Hands-on activity table in the gallery with Takashi Murakami’s “Flower Ball,” 2002. Credit: JiaYing Grygiel
Editor's note: With terrifically unlucky timing, the revamped Seattle Asian Art Museum had been open less than two months when the pandemic forced it to close again in early 2020. It's now reopening to the public Friday, May 28, 2021. Book tickets online, in advance.
Don’t worry if you missed out on the free tix. The Seattle Asian Art Museum is generous with its free days: admission is free for everyone on the first and second Thursday and first Saturday of every month. And the big open secret is that admission prices here are “suggested,” which means it’s by donation. You have to give something to get in, but you can decide how much.
I know this, because in a previous life I worked at the museum’s front desk. I loved my job. Visitors who came in the door were always relaxed and genuinely happy to be there. Volunteer Park is so peaceful and the Seattle Asian Art Museum is such a jewel that it’s just hard to be grumpy there.
The museum's building is the original home of the Seattle Art Museum (which is now spread across three locations in the city). The 87-year-old Art Deco building needed things such as seismic retrofitting, climate control and updated electrical to be done. The exterior was bumped out to add a freight elevator and a 2,650-square-foot special exhibition gallery.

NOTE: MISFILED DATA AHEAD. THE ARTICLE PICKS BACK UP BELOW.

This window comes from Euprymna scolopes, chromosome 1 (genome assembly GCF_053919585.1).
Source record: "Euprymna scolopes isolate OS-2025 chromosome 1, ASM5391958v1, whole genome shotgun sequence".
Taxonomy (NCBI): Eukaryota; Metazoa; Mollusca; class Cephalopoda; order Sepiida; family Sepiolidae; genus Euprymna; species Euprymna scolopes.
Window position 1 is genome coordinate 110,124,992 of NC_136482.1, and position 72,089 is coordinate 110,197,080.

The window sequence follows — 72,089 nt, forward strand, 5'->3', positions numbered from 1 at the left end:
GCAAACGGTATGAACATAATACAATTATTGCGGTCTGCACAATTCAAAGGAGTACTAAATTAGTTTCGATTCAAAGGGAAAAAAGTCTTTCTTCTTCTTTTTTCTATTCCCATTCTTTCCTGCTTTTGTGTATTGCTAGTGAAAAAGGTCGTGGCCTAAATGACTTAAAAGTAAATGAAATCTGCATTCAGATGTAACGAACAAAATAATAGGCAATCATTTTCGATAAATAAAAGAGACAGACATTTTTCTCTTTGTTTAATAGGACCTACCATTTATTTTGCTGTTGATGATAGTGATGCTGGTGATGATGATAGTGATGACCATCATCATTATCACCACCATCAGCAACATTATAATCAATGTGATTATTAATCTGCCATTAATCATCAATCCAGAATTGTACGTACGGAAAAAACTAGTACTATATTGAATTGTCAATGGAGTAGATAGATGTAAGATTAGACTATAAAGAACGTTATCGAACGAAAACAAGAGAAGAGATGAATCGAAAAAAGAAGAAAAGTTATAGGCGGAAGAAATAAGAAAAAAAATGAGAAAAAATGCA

Visiting with kids
You will definitely want to bring the family to check out this renovated museum. Here’s how I’d do it:
Wait a few weeks to bring the kids, so that the hullabaloo can die down. As for opening weekend, I don’t know where 10,000 people are going to park (there’s a handful of free parking spots in front of the museum) and I don’t want to think about 10,000 people using the one restroom.
The Seattle Asian Art Museum I love is a serene gem in the oasis of Volunteer Park. I’d pick a weekday morning, when I know the museum will be quiet, and when the weather is decent so you can combine a museum outing with playground time. There’s an excellent playground in Volunteer Park, plus the beautiful Volunteer Park Conservatory is just down the drive.
SAAM's new features
So, what is new and different at the museum? A lot of that $56 million got spent on stuff you can’t see, such as structural and mechanical upgrades. There’s a somewhat controversial glass-enclosed addition jutting out the back of the building, intended to more closely connect the museum with the surrounding park.
Downstairs, you can peek into the new Asian paintings conservation lab, the first of its kind on the West Coast.
I overheard a woman in the lobby tell her friend she was going to look for “the ladies’ room,” and her friend leaned in to correct her: There’s just one all-gender restroom for everyone, with multiple stalls. At least the individual stall doors are pretty tall.
I was really disappointed that the children’s play room, which used to cap off one wing of the building's main floor, is now a meditation room featuring three large Buddhas. I get that young families aren’t the only people who visit the museum, but it was awfully nice to have a little break room that was always stocked with dress-up clothes, puppets and books for kids.
In the galleries